How dependent are our U.S. exports on pollinators?
Have you noticed that there are fewer insects on your windshield as you drive around in summer? The worldwide catastrophic decline in insects around the world has been worrying scientists for decades now. Many insects, especially bees, are essential for pollination.
And the growing collapse of pollinators is part and parcel of the planetary boundaries’ crisis we are in.
We have irrevocably changed our planet as we are now in the geologic age called the Anthropocene. We can now date our Earth geologically by how material changes we have made to our now engineered planet.
We see this bionic planet in the scientific data we now observe. For example, on the heels of record global average temperatures, a September study in Science Advances has raised additional alarm bells about the planet’s stability. It claims we have breached six of the nine interconnected planetary boundaries the planet needs to maintain a stable climate. We are also very close to blowing through all of them.
And pollination risk is a function of multiple planetary boundaries: freshwater change, climate change, biosphere integrity, land system change, and biogeochemical flows.
Pollination is an essential process in the reproduction of many plants, by which pollen is transferred from one plant to another allowing them to produce fruits and vegetables. Some plants are incapable of producing any fruit whatsoever in the absence of pollination and in many cases pollination is entirely mediated by insects. This means: no insects, no pollinator dependent fruits.
Pollination is the transfer of pollen between flowers, resulting in seeds, flowers, fruits, or vegetables.
Pollination can be started via wind, insects, animals, or even water.
Over 80% of flowering plants and 75% of all staple crops are pollinated.
Over 60% to 70% of all plants rely on insect pollination and of these insects, bees are key.
Not all plants are equally dependent on pollination, but some cannot do without. At the CFA meeting in Boston, we presented the results of our analysis of the crops that would almost completely disappear in the absence of insects: fruits, nuts and cocoa products (yes, that means no chocolate!).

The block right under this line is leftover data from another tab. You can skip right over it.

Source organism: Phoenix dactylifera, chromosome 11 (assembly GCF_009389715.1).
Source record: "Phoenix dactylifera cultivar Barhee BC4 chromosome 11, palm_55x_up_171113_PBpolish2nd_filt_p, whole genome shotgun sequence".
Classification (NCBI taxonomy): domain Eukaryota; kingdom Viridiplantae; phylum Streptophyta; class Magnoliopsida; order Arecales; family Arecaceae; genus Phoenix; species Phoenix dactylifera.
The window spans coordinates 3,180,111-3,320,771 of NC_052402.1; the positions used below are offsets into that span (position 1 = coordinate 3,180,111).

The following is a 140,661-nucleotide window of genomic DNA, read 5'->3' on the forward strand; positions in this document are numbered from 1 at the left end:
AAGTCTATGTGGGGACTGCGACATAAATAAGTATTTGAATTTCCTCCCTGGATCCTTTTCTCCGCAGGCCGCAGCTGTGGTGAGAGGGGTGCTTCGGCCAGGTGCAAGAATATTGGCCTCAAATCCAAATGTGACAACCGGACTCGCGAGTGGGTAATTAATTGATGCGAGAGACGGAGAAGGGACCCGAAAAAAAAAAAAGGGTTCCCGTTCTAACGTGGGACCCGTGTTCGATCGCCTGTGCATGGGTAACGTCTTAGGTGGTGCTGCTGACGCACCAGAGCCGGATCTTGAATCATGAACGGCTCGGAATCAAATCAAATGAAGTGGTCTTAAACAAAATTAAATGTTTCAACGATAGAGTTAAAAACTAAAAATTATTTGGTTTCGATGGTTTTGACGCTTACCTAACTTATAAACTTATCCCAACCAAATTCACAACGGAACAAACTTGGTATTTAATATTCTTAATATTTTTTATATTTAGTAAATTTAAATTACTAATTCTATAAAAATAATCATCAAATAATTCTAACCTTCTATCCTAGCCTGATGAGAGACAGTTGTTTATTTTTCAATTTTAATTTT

These pollinator dependent products were worth $202 billion in exports in 2021 alone, making up 0.7% of the world’s total GDP and representing more than the total GDP of 154 of the 209 nations reported by the IMF.
The top 10 nations by export made up 46% of the total value of such exports with the USA leading the way at $16.2 billion, significantly more than the country makes from exporting aircraft parts.
Our analysis also revealed that the value of pollinator dependent exports is not just an economic problem but also one of equity. Whilst most countries in the top 10 rely on these exports for <2% of their GDP, Ivory Coast stands to lose ~10% of its total GDP from a collapse in insect pollinators.
Our results show that accounting for natural capital and protecting insect species is not just a moral and ethical imperative but also a business savvy decision for all nations around the world.
We at Responsible Alpha are starting a blog series focused exclusively on researching and compiling the latest market trends, frameworks, and initiatives on the intersection between economics, society, and planetary boundaries. This blog series starts with the premise that it is 2050 and we have successfully transitioned to a low-carbon, sustainable, and equitable future. Therefore, we can discuss what is the nature of wealth and the business principles, processes, and ethics that helped us arrive at this successful transition.